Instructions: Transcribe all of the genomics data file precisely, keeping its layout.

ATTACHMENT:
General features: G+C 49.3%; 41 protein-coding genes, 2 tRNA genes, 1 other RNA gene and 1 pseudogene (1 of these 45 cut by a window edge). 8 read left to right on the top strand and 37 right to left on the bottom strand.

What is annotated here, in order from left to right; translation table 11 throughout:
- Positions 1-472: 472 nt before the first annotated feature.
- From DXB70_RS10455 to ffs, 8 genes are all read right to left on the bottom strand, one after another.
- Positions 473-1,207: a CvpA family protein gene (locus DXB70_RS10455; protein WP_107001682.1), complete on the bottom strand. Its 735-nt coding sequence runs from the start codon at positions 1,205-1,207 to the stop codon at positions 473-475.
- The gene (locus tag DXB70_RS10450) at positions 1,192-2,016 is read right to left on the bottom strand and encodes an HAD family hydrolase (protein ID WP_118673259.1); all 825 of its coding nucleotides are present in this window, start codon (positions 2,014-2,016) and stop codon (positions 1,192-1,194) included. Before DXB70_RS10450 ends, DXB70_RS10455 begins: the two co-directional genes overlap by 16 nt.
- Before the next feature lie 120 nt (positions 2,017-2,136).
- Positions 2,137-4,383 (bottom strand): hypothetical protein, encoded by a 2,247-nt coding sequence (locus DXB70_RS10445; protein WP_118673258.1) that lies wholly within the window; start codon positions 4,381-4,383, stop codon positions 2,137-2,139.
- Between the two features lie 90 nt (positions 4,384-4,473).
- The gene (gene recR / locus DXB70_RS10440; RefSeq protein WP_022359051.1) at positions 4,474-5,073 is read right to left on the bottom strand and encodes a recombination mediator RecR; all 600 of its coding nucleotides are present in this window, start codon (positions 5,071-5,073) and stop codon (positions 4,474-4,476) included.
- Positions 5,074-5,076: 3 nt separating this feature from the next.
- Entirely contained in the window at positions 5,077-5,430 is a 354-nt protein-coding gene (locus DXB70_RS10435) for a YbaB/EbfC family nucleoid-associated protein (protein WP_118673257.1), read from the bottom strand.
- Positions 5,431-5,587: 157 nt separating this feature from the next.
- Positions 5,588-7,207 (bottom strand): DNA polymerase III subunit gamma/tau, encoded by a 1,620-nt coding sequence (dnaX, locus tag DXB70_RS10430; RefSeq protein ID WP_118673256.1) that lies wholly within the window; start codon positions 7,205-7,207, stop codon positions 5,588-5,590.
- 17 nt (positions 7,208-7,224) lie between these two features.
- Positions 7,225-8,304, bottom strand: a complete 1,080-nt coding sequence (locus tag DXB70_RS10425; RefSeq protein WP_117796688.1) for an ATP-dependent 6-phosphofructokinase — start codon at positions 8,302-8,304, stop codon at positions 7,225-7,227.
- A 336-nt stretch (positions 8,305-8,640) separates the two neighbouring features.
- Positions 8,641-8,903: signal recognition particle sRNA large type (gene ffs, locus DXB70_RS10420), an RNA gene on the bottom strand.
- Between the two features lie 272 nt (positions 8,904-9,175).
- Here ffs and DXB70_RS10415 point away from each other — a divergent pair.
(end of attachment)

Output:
General features: G+C 49.3%; 41 protein-coding genes, 2 tRNA genes, 1 other RNA gene and 1 pseudogene (1 of these 45 cut by a window edge). 8 read left to right on the top strand and 37 right to left on the bottom strand.

What is annotated here, in order from left to right; translation table 11 throughout:
- Positions 1-472: 472 nt before the first annotated feature.
- From DXB70_RS10455 to ffs, 8 genes are all read right to left on the bottom strand, one after another.
- Positions 473-1,207: a CvpA family protein gene (locus DXB70_RS10455; protein WP_107001682.1), complete on the bottom strand. Its 735-nt coding sequence runs from the start codon at positions 1,205-1,207 to the stop codon at positions 473-475.
- The gene (locus tag DXB70_RS10450) at positions 1,192-2,016 is read right to left on the bottom strand and encodes an HAD family hydrolase (protein ID WP_118673259.1); all 825 of its coding nucleotides are present in this window, start codon (positions 2,014-2,016) and stop codon (positions 1,192-1,194) included. Before DXB70_RS10450 ends, DXB70_RS10455 begins: the two co-directional genes overlap by 16 nt.
- Before the next feature lie 120 nt (positions 2,017-2,136).
- Positions 2,137-4,383 (bottom strand): hypothetical protein, encoded by a 2,247-nt coding sequence (locus DXB70_RS10445; protein WP_118673258.1) that lies wholly within the window; start codon positions 4,381-4,383, stop codon positions 2,137-2,139.
- Between the two features lie 90 nt (positions 4,384-4,473).
- The gene (gene recR / locus DXB70_RS10440; RefSeq protein WP_022359051.1) at positions 4,474-5,073 is read right to left on the bottom strand and encodes a recombination mediator RecR; all 600 of its coding nucleotides are present in this window, start codon (positions 5,071-5,073) and stop codon (positions 4,474-4,476) included.
- Positions 5,074-5,076: 3 nt separating this feature from the next.
- Entirely contained in the window at positions 5,077-5,430 is a 354-nt protein-coding gene (locus DXB70_RS10435) for a YbaB/EbfC family nucleoid-associated protein (protein WP_118673257.1), read from the bottom strand.
- Positions 5,431-5,587: 157 nt separating this feature from the next.
- Positions 5,588-7,207 (bottom strand): DNA polymerase III subunit gamma/tau, encoded by a 1,620-nt coding sequence (dnaX, locus tag DXB70_RS10430; RefSeq protein ID WP_118673256.1) that lies wholly within the window; start codon positions 7,205-7,207, stop codon positions 5,588-5,590.
- 17 nt (positions 7,208-7,224) lie between these two features.
- Positions 7,225-8,304, bottom strand: a complete 1,080-nt coding sequence (locus tag DXB70_RS10425; RefSeq protein WP_117796688.1) for an ATP-dependent 6-phosphofructokinase — start codon at positions 8,302-8,304, stop codon at positions 7,225-7,227.
- A 336-nt stretch (positions 8,305-8,640) separates the two neighbouring features.
- Positions 8,641-8,903: signal recognition particle sRNA large type (gene ffs, locus DXB70_RS10420), an RNA gene on the bottom strand.
- Between the two features lie 272 nt (positions 8,904-9,175).
- Here ffs and DXB70_RS10415 point away from each other — a divergent pair.